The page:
# Finding x for a spring using energy equations

1. May 3, 2013

### cbasst

1. The problem statement, all variables and given/known data

This isn't a homework question, just something I've been thinking about. If given a situation in which mass m is hung on a spring with constant k, I know you can set the spring force equal to the weight of the mass to find how far it stretches. Is there a way to find how far it stretches using energy equations? It seems like it should be doable, but I can't figure out how.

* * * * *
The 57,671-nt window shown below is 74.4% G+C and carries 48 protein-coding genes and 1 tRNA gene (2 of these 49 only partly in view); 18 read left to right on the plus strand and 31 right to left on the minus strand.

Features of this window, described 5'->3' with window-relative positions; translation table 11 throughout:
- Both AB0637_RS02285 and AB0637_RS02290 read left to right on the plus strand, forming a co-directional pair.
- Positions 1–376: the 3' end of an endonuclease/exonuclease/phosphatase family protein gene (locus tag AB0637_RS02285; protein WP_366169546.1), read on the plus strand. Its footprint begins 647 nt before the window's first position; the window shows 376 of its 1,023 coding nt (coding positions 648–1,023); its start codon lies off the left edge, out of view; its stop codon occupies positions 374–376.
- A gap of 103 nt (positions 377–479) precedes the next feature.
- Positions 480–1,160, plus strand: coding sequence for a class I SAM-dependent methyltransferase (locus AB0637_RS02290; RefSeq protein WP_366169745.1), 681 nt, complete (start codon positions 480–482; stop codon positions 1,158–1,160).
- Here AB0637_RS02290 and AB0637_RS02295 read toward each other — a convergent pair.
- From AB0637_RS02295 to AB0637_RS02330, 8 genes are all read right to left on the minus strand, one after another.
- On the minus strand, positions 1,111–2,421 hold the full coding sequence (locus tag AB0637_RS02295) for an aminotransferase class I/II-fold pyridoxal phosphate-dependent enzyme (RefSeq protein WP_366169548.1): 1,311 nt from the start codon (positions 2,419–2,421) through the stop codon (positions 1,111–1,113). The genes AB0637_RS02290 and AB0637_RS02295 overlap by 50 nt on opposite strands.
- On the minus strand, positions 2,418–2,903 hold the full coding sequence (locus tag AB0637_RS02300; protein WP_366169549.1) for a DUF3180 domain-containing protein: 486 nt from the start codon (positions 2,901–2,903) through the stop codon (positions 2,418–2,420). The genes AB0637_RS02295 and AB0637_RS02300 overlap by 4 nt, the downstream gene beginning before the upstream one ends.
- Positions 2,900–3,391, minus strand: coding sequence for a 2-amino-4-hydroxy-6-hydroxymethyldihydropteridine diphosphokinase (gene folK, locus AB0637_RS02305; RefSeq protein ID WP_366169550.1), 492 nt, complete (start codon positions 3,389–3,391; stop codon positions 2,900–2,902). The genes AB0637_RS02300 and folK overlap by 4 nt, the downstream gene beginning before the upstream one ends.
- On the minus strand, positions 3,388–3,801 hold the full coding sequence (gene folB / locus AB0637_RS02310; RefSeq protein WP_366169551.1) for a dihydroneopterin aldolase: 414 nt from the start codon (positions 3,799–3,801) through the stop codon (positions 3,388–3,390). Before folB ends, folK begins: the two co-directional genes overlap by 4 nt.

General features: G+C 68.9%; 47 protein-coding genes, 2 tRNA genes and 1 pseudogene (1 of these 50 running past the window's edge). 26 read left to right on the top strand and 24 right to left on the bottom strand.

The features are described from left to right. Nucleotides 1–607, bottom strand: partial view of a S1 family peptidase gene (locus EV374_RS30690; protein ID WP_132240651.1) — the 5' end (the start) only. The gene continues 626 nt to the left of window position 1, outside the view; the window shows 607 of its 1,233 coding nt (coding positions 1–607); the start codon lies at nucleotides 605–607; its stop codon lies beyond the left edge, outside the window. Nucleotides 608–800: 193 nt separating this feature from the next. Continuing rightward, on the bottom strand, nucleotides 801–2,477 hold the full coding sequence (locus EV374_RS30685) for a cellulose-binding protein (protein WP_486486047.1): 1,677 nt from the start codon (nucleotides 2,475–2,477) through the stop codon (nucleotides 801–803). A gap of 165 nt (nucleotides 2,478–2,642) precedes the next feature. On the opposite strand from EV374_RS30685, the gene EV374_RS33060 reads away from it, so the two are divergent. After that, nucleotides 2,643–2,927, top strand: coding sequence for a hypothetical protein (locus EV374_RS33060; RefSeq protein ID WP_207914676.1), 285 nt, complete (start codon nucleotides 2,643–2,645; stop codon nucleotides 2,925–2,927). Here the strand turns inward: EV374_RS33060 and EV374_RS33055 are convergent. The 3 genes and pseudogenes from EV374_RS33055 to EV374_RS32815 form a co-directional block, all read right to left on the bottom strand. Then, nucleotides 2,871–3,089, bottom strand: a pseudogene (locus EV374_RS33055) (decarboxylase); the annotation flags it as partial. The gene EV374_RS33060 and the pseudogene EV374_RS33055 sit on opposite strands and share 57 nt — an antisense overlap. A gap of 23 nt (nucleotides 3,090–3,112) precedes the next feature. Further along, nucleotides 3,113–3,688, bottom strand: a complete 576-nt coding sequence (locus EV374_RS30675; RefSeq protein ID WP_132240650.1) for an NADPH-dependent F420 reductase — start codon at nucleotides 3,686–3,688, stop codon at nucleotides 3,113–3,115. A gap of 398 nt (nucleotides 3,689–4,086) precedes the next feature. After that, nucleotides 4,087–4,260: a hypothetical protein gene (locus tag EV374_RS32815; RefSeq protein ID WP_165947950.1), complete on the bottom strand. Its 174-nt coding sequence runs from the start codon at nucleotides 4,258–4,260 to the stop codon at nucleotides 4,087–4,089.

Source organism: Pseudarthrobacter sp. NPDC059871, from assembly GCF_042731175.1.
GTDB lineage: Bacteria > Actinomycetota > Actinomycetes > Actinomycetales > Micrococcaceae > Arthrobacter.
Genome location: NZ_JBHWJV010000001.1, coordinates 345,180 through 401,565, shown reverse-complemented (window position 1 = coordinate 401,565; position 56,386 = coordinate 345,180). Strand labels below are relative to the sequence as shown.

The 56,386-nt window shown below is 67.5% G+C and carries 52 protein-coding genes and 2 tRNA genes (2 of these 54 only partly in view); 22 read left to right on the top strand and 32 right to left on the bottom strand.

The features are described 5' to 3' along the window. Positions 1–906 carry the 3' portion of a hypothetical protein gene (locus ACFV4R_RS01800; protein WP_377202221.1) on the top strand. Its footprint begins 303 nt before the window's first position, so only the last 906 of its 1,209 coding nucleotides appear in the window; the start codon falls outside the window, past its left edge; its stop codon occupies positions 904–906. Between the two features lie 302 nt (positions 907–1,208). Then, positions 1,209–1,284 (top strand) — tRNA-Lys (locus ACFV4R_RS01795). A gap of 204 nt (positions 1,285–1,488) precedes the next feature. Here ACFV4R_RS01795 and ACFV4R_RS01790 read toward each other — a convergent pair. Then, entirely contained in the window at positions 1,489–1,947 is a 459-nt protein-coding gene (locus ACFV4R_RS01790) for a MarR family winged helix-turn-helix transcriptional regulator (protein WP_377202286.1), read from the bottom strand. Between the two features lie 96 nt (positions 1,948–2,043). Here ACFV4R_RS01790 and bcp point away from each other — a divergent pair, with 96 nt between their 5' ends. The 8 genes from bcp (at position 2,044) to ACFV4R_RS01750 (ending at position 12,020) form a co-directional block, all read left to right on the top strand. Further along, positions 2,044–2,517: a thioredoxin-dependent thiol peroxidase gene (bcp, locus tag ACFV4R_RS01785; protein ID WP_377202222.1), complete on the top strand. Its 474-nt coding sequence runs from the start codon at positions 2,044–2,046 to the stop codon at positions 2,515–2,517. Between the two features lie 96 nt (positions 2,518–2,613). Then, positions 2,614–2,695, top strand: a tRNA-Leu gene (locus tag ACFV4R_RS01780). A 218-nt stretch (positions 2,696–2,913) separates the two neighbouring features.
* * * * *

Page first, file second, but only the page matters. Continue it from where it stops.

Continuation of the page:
2. Relevant equations

w = mg
F = -kx
ΔUg = mgh
Us = kx2/2

3. The attempt at a solution

As I said, setting mg = kx can solve for x. How do I do it with energy though?
Ug = Us
mgx = kx2/2

But now I get a different answer for x. What did I do wrong with the energy equations?

2. May 3, 2013

### Infrared

The energy approach will give you the farthest the mass on the spring will fall. This is not the equilibrium position. Think about it, if I let the mass drop, then when it passes the equilibrium position, it will not have zero velocity.

3. May 3, 2013

### cbasst

Ah. This makes sense now! Thanks!